11.Inside Llewyn Davis (2013) Directed By: The Coen Brothers
You need to look no further than the clip of Oscar Isaac’s Llewyn performing “The Death of Queen Jane” for F. Murray Abraham’s disinterested and jaded booking agent to understand the depth of greatness and sadness that runs through the course of Inside Llewyn Davis. Anchored by a soulful, star making performance from Isaac, Inside Llewyn Davis is a masterclass in quiet storytelling as we follow the titular Llewyn through his own, personal odyssey. Watching Inside Llewyn Davis is like looking at an old photograph with it’s subdued beauty, worn corners, and forlorn faces looking back at you. Composed of a series of moments, the film’s heart is secured with Llewyn’s own feelings of dejected self-worth and it’s immediate success in the face of a cat’s reflection on a moving train. Watch the clip.
10. Scott Pilgrim vs. The World (2010) Directed By: Edgar Wright
Everyone has their own favorite Edgar Wright movie (which is made more apparent by him showing up twice on our list). Most fans would agree that the controlled, visual chaos of his third feature film, Scott Pilgrim vs. The World is his most fun. It’s pure, heightened aesthetic and the kind of rebellious filmmaking I always hope to see more of. Every frame is eye candy, lending itself to the cartoonish narrative the story takes while never talking down to it’s viewers. Wright has created great films before (and ones many would argue are better) but this is when his style became not only distinct, but definitive.
9. Short Term 12 (2013) Directed By: Destin Cretton
Poignant, emotionally laid bare, and honest in it’s depiction of young people reclaiming their agency, Short Term 12 was one of the more surprising films on this list. This isn’t because it’s not worthy of love from fans and/or critics alike, but because I thought it would be eaten up by some of the larger titles. It speaks to how hard this film hit and Brie Larsons gut wrenching performance that it ended up being so high.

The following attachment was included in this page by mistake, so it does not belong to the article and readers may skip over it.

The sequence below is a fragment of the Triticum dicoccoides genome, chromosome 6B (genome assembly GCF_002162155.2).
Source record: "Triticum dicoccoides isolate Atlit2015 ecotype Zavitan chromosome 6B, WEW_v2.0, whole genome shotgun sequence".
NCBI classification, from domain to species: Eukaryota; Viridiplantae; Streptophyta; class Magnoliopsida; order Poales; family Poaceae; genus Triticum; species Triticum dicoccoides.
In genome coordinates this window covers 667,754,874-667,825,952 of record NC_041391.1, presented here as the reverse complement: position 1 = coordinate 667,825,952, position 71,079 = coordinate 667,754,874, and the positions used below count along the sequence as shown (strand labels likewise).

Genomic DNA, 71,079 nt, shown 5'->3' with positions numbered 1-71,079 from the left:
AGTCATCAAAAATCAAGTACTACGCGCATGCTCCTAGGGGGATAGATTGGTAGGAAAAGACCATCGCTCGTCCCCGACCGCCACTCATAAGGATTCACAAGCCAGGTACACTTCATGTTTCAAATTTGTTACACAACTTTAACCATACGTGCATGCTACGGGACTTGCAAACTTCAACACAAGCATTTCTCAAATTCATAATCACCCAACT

8. The World’s End (2013) Directed By: Edgar Wright
I will make the bold statement and say that this is Edgar Wright’s best film, as well as the best performances Simon Pegg and Nick Frost have ever given. It’s a confident, genre cocktail of a film, one that uses alien invasion as a trojan horse for a story about depression, getting older and growing apart. The soundtrack is remarkably fitting to the content, the fight scenes riveting and choreographed similarly to an old school martial arts film, and has a stinging third act that never loses the momentum of the wittier and action heavy prior two. There’s always been a meticulous nature to Wright’s filmmaking and it’s demonstrated best here as every frame could be a still, and every scene has a hint as to what’s to come. Despite it’s frantic energy and blue blooded aliens, there’s times where his film is like a book, one where you pick up on something detailed and new with each watch. It’s a culmination of both the style and substance Wright had demonstrated in his previous films, and it should have gotten more love than it did initially.